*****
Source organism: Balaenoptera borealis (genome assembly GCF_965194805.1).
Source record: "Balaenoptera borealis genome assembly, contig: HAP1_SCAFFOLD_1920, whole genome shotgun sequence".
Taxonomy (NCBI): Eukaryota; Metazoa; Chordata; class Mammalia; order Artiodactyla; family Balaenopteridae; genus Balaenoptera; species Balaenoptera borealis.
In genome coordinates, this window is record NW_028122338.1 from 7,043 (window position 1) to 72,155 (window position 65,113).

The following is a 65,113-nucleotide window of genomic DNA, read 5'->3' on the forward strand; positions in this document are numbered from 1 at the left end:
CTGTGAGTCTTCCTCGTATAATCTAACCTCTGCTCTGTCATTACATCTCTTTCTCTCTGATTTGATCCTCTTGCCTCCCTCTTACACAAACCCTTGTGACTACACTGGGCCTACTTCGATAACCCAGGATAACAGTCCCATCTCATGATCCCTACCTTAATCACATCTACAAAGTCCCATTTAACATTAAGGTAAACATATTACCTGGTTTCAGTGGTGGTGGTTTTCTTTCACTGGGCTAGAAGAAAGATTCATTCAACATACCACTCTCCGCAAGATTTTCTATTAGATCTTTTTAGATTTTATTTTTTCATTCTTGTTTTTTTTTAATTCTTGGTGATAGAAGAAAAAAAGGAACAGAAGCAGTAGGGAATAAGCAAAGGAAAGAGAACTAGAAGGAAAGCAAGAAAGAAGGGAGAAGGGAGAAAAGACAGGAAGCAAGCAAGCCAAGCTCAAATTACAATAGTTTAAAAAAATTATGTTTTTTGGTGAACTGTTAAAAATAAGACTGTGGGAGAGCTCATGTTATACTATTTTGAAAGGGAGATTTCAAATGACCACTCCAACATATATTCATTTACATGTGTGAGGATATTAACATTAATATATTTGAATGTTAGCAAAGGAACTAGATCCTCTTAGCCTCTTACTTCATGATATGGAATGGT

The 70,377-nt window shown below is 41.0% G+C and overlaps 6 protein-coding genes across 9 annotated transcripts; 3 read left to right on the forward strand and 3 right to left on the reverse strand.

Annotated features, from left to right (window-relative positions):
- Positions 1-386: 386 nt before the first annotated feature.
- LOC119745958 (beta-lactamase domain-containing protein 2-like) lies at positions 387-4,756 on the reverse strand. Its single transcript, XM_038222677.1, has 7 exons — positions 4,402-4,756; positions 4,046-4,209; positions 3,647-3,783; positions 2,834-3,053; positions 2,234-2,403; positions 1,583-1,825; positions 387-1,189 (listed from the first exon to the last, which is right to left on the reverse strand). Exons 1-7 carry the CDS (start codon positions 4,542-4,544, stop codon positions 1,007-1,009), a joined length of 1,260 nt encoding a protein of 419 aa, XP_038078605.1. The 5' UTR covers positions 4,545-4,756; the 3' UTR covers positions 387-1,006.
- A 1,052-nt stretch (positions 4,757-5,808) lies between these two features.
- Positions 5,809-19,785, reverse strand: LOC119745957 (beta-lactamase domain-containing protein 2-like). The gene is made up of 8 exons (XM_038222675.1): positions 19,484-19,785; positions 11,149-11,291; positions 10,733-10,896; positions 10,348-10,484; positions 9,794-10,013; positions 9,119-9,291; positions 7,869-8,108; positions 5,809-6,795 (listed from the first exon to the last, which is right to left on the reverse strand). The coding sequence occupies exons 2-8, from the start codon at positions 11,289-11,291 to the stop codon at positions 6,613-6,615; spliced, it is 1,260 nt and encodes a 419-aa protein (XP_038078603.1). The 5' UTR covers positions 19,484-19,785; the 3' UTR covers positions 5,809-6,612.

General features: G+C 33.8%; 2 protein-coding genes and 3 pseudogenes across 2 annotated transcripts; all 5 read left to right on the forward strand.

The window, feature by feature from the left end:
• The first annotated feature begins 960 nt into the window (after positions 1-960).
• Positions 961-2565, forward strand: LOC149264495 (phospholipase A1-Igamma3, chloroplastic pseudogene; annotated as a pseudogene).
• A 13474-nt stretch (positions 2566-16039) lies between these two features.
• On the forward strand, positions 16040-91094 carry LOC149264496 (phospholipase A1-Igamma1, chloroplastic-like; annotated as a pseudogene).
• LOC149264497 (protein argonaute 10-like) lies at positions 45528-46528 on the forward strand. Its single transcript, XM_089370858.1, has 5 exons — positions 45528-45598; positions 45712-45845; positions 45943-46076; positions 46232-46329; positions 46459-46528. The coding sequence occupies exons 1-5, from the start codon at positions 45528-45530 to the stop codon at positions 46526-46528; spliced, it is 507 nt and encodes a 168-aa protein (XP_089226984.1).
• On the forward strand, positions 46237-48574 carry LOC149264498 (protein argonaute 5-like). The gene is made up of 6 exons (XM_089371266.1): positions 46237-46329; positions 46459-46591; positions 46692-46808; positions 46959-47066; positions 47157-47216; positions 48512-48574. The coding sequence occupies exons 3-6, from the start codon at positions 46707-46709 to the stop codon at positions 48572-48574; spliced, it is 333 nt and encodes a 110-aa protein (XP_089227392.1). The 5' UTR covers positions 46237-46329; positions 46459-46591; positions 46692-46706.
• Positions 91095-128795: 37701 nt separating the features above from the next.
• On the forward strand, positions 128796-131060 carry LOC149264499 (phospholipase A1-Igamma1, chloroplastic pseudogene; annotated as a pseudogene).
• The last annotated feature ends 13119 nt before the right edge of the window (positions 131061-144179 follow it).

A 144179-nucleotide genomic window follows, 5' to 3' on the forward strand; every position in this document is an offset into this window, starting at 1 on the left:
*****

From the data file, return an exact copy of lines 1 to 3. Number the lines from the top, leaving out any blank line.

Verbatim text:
Source organism: Balaenoptera borealis (genome assembly GCF_965194805.1).
Source record: "Balaenoptera borealis genome assembly, contig: HAP1_SCAFFOLD_1920, whole genome shotgun sequence".
Taxonomy (NCBI): Eukaryota; Metazoa; Chordata; class Mammalia; order Artiodactyla; family Balaenopteridae; genus Balaenoptera; species Balaenoptera borealis.